Technology adoption and impact
The impact of National Agricultural Research Project (NARP) (1986-92) revealed that , technologies generated were few and adoption rate was not high, even then an estimated monetary benefit of Rs.2000/ per hectare was observed.
Low relationship between technologies developed and adopted demands a mixed farming technology capsule as 65% of our farmer’s are small and marginal farmers. This needs a total shift to left in our agricultural extension methodology. (Reddy 2001).
T & V programme initiated with central assistance in state has aroused all round technological awareness among agricultural experts. Its dialogue and technology transfer from University (Scientists) to experts agricultural extension workers was nearly total revolution. The (ZAREC) Zonal Agricultural advisory Research and Extension counseling was the best plate form to discuss main issues impeding agricultural development. The missionary publication of production recommendations helps a lot in transfer of technology. The presentation of production recommendations in local language is helpful in increasing productivity in many countries. (Wani, 2004)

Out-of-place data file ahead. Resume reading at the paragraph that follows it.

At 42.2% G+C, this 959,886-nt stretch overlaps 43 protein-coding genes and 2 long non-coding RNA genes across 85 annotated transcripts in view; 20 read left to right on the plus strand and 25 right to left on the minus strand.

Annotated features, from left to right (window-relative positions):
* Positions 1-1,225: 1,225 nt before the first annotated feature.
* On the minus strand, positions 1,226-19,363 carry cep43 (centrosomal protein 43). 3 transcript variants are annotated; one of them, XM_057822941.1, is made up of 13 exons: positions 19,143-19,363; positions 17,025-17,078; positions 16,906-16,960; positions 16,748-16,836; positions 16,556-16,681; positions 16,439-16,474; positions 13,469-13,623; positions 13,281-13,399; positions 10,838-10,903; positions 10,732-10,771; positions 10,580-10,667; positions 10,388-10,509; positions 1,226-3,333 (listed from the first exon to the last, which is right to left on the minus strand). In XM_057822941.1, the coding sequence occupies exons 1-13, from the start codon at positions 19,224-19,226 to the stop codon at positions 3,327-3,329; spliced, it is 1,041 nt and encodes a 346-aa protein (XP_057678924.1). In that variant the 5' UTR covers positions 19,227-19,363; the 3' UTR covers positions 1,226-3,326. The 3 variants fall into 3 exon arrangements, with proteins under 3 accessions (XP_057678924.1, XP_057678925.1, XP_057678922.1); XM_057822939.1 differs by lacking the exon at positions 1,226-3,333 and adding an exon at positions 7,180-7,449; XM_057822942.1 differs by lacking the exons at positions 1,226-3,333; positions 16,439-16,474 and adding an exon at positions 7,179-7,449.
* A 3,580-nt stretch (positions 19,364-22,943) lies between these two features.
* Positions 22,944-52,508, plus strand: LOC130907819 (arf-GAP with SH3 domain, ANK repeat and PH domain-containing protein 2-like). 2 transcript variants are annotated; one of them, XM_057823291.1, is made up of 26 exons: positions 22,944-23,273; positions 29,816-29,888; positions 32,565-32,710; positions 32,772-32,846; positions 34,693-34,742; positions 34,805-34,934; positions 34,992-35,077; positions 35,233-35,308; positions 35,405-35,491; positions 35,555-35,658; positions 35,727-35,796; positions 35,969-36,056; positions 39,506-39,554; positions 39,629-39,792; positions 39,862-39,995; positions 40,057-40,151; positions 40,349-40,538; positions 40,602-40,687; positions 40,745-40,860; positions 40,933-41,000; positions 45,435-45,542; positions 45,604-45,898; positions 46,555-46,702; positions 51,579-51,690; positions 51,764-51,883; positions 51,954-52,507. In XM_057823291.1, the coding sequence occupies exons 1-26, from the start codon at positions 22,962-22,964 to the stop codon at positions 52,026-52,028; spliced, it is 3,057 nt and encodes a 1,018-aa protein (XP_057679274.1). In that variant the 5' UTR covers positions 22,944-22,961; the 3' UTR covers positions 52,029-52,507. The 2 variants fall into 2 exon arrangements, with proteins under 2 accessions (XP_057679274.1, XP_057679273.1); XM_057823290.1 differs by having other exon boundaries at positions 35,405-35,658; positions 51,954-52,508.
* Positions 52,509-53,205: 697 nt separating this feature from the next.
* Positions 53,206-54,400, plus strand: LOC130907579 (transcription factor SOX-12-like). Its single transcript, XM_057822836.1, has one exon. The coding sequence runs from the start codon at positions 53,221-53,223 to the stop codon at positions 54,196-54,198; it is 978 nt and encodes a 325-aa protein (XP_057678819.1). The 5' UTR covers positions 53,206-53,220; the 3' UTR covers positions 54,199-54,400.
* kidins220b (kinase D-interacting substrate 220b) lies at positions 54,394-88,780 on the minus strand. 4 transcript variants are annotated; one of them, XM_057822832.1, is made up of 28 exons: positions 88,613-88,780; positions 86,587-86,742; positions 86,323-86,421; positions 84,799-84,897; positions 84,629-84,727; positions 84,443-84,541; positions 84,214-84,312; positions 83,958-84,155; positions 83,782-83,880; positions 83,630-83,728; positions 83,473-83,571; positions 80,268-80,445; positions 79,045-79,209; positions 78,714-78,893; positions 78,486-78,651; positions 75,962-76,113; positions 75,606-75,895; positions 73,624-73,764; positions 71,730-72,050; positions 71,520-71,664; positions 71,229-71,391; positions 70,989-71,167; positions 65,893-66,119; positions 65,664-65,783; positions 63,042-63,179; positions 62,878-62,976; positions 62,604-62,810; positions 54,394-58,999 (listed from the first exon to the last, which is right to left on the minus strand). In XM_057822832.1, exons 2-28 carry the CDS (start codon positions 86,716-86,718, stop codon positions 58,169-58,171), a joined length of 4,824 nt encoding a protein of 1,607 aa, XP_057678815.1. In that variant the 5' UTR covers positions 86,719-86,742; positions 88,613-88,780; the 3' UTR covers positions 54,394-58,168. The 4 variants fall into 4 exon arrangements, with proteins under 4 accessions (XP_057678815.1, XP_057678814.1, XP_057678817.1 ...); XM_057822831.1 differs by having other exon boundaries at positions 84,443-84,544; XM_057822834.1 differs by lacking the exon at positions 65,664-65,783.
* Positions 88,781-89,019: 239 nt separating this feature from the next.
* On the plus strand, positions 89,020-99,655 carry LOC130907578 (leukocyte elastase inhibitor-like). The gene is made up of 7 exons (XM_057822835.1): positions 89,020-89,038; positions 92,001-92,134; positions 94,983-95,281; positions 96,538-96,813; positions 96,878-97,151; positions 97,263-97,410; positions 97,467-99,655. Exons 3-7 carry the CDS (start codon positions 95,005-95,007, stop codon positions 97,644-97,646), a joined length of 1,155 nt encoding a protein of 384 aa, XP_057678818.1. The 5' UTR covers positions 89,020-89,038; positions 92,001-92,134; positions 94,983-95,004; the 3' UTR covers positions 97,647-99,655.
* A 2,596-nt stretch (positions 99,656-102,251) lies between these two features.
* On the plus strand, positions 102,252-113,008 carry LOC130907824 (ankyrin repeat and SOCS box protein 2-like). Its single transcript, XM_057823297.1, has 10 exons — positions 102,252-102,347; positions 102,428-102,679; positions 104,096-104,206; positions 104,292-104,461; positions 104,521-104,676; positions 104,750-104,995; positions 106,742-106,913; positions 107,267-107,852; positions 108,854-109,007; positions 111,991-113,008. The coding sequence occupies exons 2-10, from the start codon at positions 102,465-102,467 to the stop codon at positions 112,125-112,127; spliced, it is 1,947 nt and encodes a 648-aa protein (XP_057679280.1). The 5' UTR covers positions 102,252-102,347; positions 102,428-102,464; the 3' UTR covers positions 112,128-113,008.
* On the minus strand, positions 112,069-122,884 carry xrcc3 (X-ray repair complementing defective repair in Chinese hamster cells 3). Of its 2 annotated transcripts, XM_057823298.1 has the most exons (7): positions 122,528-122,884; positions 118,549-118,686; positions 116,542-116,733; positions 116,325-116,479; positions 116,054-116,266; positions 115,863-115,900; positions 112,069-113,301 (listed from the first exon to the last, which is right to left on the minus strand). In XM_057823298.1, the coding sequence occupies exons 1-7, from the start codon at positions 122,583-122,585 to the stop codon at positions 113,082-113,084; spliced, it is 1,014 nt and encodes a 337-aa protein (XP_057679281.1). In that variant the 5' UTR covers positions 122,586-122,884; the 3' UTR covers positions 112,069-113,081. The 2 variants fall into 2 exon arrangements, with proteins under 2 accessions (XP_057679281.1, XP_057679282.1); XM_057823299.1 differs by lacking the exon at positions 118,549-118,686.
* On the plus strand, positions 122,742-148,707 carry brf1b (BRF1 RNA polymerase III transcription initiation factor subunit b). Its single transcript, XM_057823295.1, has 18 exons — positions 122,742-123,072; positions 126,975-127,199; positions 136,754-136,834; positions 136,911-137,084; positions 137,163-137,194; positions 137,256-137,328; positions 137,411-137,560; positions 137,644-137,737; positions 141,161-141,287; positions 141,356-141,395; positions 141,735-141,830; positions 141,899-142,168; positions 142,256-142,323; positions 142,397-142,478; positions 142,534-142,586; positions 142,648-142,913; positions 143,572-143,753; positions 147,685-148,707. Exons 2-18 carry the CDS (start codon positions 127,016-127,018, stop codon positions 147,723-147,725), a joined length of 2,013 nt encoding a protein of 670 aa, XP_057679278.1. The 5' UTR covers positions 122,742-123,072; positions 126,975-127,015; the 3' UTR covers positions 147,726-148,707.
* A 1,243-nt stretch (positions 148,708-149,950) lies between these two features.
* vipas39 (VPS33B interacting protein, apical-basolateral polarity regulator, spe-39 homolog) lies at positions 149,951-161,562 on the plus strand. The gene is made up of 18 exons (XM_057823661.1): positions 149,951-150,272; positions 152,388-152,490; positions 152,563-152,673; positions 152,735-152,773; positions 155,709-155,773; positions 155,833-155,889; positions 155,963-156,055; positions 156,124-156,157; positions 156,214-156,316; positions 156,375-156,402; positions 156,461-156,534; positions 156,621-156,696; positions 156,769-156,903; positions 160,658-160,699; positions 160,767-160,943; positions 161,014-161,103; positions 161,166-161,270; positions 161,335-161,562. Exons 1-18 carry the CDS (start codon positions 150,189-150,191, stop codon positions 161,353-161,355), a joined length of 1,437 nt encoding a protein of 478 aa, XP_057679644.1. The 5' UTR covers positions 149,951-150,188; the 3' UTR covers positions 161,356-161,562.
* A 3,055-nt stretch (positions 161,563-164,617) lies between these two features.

Brinjal production technology adoption in Parbani, Mahrastra was the result of social participation, risk management guarantee, marketing orientation, information websites and communication methods. (Dudhak et al 2003).
Various limitation of transport, extension staff were the reasons of poor productivity gains in Malakhand agency of Pakistan. (Mohamad et al, 2003).
The adoption of legume production technologies under Jhodpur arid conditions was low. The problems as indicated by farmers were small farm size. Small holder farmer was less interested to adopt these technologies. Non existence of market and pricing policy, risk of failure, feeding habits, social taboo and lack of Post Harvest Technology (PHT) were identified. (Yadev et al, 2003).